The harassment that Page faces particularly hit home for me because it shined a light on the specific struggles that LGBTQ+ people face.
[TW: discussions of sexual violence and harassment, homophobia.]
If you’ve been taking note of anything in public media lately, you’ve most likely seen accusations of powerful Hollywood figures committing acts of sexual violence finally getting the publicity it needs. In fact, it’s hard to take note of what was in the news outside of that.
Day after day, we’ve seen stories shattering the facade that these abusers have so carefully crafted in the public sphere. The lock has been lifted on Hollywood’s secret of sexual violence, and there’s no turning back. But despite the long list of survivors telling their stories, the stories keep coming. For me, one that took my particular attention was Ellen Page’s.
Page took to her Facebook page last week to speak on the sexual harassment that she experienced. As she writes, she was harassed by director Brett Ratner, who she worked with X-Men: The Last Stand when she was 18. In the post, she speaks on the deliberate outing of her sexuality that she had to endure, slurs and derogatory comments that Ratner made about her and other women on set, and even comments suggesting that Page be “…f*cked so she realize that she’s gay.”
The harassment that Page faces particularly hit home for me because it shined a light on the specific struggles that LGBTQ+ people face. Because nothing exists in a vacuum, her awareness that homophobia and misogyny were intricately linked to the harassment that she faced is important to note. As she writes:
I was a young adult who had not yet come out to myself. I knew I was gay, but did not know, so to speak. I felt violated when this happened. I looked down at my feet, didn’t say a word and watched as no one else did either. This man, who had cast me in the film, started our months of filming at a work event with this horrific, unchallenged plea. He “outed” me with no regard for my well-being, an act we all recognize as homophobic. I proceeded to watch him on set say degrading things to women. I remember a woman walking by the monitor as he made a comment about her “flappy pussy”.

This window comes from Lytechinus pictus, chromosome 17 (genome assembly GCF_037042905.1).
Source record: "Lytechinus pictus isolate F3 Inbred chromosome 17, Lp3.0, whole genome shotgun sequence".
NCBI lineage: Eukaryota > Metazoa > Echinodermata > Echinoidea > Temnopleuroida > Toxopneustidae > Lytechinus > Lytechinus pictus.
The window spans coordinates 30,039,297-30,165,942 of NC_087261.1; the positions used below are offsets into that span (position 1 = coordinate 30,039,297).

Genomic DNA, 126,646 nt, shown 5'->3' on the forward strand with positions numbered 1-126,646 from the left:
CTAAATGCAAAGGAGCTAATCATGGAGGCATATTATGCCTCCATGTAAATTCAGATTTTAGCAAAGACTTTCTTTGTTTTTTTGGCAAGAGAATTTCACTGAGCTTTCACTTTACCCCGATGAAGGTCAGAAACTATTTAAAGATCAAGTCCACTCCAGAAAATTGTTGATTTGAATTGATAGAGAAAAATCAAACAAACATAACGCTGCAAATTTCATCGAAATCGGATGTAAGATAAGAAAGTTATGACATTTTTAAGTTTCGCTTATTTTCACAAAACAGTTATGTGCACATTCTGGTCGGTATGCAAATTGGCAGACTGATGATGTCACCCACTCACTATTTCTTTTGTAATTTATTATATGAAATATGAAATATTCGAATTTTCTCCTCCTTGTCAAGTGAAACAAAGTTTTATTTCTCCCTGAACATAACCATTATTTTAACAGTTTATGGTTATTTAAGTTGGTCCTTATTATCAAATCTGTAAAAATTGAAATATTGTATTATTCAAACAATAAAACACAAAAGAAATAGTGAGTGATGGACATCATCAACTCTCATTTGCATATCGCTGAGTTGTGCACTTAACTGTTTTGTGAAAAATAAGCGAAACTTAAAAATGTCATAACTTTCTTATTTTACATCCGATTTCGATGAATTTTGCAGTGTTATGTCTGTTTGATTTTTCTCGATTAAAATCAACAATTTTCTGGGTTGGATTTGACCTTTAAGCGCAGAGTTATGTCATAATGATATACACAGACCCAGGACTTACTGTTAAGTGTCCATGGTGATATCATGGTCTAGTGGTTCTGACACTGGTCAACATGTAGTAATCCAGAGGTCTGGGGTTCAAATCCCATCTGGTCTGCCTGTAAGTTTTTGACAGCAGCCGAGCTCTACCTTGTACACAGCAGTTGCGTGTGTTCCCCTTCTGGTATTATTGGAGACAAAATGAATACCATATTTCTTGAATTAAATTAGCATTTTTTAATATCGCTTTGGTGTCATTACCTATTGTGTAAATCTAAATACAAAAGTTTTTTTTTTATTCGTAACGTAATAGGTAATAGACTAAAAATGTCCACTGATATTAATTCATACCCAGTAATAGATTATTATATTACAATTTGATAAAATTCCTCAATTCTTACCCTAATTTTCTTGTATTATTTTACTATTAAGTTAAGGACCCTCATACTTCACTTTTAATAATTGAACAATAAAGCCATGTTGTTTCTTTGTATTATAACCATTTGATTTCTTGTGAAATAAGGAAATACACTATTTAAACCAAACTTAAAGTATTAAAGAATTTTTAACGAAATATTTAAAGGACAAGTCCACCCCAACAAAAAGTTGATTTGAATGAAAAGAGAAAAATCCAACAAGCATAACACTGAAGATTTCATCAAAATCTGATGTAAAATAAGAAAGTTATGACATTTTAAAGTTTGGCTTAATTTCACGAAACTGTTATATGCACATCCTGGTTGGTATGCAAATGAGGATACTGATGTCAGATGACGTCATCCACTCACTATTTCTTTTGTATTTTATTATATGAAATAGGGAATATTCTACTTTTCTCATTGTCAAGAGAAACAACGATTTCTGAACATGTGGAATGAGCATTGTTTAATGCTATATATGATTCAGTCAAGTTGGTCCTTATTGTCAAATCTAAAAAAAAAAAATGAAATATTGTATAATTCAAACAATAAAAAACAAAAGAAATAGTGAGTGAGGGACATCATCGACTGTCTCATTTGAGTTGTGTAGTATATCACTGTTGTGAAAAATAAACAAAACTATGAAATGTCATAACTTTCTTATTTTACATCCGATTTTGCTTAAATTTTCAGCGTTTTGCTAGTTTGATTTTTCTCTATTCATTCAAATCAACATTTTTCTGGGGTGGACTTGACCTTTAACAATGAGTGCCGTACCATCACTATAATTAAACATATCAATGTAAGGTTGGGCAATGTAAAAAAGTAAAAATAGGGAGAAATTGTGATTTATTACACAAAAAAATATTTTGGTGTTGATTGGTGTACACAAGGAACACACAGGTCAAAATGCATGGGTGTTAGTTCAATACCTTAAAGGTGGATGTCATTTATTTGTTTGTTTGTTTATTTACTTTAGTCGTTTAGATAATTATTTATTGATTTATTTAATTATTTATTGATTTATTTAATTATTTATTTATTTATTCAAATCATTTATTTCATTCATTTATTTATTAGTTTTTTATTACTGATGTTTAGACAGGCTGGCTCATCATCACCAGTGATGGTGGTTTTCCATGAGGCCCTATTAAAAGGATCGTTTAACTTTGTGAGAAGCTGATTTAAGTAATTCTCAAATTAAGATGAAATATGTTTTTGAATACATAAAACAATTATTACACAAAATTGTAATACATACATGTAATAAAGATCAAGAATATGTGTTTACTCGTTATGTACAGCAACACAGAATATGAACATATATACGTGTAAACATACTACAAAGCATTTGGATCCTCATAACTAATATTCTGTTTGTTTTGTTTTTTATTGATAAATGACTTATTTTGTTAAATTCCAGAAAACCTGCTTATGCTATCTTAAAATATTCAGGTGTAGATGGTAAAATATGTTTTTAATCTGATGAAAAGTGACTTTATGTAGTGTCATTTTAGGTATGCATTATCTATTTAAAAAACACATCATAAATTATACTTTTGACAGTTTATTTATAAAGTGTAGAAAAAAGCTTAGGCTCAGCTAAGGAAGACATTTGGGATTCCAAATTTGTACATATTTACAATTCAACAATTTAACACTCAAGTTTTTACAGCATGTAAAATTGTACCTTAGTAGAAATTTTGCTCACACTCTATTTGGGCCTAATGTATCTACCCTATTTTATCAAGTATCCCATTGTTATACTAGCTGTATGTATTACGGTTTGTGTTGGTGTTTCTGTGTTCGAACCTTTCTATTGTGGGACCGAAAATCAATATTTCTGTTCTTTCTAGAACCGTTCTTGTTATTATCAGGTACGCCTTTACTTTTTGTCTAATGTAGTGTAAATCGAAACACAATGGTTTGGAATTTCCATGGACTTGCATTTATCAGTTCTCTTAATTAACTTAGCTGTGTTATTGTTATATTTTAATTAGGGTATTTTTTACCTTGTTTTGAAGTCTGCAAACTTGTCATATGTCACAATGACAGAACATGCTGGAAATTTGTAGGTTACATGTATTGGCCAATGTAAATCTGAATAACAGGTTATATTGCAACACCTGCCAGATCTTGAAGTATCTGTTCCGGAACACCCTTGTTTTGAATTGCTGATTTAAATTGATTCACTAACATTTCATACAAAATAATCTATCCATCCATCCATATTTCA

The stories of all survivors matters, but Page’s confession is especially important to take note of because in doing so, she is breaking the silence of the particular ways that sexuality and gender impact violence. Survivors stories matters, but it’s also important that we don’t move to uphold one form of oppression as we try to break away from another.
So often when we talk about sexual violence against people of marginalized genders, we leave out the specific ways that homophobia, transphobia, and queerphobia affect us. Mainstream culture is still failing to accurately recognize, name, and dismantle the violence that relies so tightly on it for success. This cycle continues in public conversations about survivorhood and healing, by leaving out or minimizing the impact on survivors of marginalized genders. But this isn’t by accident; it’s by design. Violence exists as an extension of the power structure that oppression is built upon. Without that oppression in place, the violence wouldn’t be able to exist.
But erasure isn’t the answer. Queer survivors of violence — sexual or otherwise — are too often left to suffer in silence, because so much of the circles meant to support survivors are dismissive and ill-fitting to the needs that queer survivors specifically have. This cycle reinforces that beyond lip service, we are still failing to properly center and uplift survivors of trauma and violence.
The lack of specific resources for marginalized survivors is the first place to start if we are to begin rebuilding this system to commit to change. As it stands, support for queer survivors are limited to what can be provided by (mainly) other queer survivors. But as we know, systematic oppression also limits access to the resources that marginalized communities need. It’s not enough that the communities that are struggling the most are the ones that have to bear the weight of supporting and healing.
So what can be done? Collectively, our society has a responsibility to restructure itself to be truly survivor-centered. Naming and stripping these perpetrators of violence of their power is a great step, but it’s only the first step. What resources are being created to give survivors the emotional, economic, mental, and overall well-being of survivors as they heal and transition into new parts of their lives? How are we securing their safety? These are only the first questions that we should be thinking of and applying as we begin to dismantle the power that sexual violence has in our society.
Survivors – all survivors, including those who are queer — deserve so much better. It’s far past time that we truly commit to that.